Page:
Applying for SSI – Part 4: Request for Reconsideration
It’s been months since I last blogged about applying for SSI. Not the most gripping subject matter, but if the young person is unlikely to be able to support himself or herself due to mental health challenges, it is really, really important subject matter. So from here on I’ll try not to drag this topic out quite so much, especially because there are other financial topics to address once we’ve gotten through this.
Request for reconsideration is what you do if your initial SSI application is denied. You may recall from previous posts that people who are young are more likely to be denied benefits, as are people with mental (as opposed to physical) challenges. Since we are talking about young people with mental health challenges, being denied is a very good possibility.
You have 60 days after receiving word of the application’s denial to file for reconsideration. During reconsideration, a different claims examiner reviews your initial application, plus any new supporting evidence you or other people can provide.
I like how the following link explains the realities of this phase of the application process: appealing an SSI benefits denial.
You’ll need to know what the Social Security Administration wants you to do to request reconsideration, so here’s the link for that: http://www.ssa.gov/online/ssa-561.html. This information will also be in the letter you receive from SSA.
As you can see, there are a few more lovely forms to fill out. Mainly, the forms ask you to state why you disagree with the decision, and they want updates to the claimant’s condition since the initial application: doctor’s visits, hospitalizations, new medications, etc. You of course would want to document things that indicate the claimant has gotten worse or at least has not improved.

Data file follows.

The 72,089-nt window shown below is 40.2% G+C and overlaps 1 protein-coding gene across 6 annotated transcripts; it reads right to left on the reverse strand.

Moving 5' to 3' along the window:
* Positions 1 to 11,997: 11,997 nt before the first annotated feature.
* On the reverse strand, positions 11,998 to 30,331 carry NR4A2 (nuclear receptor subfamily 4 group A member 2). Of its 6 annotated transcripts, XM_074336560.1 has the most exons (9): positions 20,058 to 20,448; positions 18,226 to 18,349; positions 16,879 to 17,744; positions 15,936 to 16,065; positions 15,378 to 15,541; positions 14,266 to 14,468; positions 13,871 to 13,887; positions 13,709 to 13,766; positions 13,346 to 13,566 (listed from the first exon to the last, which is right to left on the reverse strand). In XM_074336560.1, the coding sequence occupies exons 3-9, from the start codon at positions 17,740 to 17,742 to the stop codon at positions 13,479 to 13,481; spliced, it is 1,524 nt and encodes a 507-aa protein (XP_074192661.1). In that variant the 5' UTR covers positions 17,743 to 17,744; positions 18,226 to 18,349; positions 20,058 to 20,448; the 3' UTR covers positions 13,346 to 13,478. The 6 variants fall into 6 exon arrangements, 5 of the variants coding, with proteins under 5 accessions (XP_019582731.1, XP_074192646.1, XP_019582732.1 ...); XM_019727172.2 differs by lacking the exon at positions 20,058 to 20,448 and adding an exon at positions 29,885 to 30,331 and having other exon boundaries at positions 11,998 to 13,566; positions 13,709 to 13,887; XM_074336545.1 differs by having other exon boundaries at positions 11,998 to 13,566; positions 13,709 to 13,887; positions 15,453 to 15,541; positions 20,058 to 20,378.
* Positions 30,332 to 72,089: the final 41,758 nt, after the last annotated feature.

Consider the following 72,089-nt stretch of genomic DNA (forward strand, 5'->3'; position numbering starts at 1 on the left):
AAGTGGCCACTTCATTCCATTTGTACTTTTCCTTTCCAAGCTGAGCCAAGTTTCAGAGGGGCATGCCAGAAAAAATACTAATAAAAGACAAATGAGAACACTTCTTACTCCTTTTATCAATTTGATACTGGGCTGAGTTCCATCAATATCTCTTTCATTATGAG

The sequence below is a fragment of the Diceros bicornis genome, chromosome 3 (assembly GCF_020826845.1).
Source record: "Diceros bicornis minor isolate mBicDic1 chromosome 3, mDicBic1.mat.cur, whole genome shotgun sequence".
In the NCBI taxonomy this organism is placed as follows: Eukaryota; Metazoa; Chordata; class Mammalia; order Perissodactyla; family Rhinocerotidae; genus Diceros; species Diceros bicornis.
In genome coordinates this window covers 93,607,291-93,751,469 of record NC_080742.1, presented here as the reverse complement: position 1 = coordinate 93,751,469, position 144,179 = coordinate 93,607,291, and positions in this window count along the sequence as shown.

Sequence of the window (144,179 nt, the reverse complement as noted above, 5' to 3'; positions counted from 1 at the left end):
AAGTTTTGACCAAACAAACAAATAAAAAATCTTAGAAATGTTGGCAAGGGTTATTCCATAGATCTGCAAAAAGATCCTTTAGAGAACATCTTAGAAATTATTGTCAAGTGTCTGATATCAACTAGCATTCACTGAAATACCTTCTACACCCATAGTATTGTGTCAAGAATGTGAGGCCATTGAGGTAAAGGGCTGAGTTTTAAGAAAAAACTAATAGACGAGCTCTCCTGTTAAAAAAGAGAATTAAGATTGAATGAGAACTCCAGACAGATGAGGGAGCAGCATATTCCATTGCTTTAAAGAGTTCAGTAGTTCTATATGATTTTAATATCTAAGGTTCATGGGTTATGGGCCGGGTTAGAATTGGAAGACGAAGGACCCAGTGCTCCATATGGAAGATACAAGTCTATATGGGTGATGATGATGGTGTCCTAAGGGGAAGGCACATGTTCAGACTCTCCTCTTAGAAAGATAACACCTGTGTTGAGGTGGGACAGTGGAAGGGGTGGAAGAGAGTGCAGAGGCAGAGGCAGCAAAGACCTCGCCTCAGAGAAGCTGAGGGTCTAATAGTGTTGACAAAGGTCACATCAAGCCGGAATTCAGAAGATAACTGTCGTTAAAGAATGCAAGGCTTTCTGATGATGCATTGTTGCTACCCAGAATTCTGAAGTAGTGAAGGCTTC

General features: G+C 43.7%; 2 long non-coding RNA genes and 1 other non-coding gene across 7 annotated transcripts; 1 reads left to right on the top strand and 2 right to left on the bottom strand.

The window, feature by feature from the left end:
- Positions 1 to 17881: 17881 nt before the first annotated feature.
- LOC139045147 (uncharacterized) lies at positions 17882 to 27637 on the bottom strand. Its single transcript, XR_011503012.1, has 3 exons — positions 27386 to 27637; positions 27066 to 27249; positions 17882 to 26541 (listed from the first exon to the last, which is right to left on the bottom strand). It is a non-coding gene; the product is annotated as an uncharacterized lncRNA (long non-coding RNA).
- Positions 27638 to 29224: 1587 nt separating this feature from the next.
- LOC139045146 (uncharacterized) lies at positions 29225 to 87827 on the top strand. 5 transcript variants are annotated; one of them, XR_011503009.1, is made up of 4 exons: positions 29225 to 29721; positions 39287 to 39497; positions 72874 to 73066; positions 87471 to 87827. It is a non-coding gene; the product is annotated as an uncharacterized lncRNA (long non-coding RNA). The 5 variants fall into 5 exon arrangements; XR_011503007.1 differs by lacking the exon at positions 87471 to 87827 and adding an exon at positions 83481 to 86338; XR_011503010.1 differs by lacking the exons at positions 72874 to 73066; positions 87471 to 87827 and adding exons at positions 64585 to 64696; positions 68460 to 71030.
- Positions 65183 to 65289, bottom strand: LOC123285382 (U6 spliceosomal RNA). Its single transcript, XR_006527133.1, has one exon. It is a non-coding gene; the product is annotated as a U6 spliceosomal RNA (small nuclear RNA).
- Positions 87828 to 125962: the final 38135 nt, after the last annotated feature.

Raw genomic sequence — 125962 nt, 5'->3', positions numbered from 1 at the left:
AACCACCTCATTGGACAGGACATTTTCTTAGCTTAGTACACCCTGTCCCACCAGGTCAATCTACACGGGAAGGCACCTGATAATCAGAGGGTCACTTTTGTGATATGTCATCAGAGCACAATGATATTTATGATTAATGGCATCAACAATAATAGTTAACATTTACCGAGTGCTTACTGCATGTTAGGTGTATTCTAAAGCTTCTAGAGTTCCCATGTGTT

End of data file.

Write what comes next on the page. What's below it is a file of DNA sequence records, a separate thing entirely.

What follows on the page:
In Nathan’s case, I was tweaked because the initial application was denied before SSA had heard from his current psychiatrist (whom we’ll call “Dr. W”). Before submitting the request for reconsideration forms, I called SSA and pointed this out. The person I spoke to said I could state on the reconsideration forms that I didn’t want a decision to be made without the input of Dr. W. All right, so this time we’d have a better shot at being approved, right?
I’ll bet you saw this coming: a little over two months after filing the reconsideration paperwork, we received a letter from SSA saying that the first decision was correct, and Nathan still was not eligible for SSI. The letter listed supporting evidence they had received in the interim. Was Dr. W on that list? No he was not. My statement about needing Dr. W’s input had been ignored, or it was trumped by SSA’s determination to move things along. I hadn’t been informed of the timeline for making the reconsideration decision, nor was I informed that Dr. W still hadn’t supplied any input. I probably should have called SSA to find out after about a month had passed.
But it didn’t really matter too much, since very few requests for reconsideration end up with a reversal of the initial decision. It was time to advance to the next step: I had 60 days to request a hearing before an Administrative Law Judge. What happened with that hearing will be the subject for one or more future blog posts.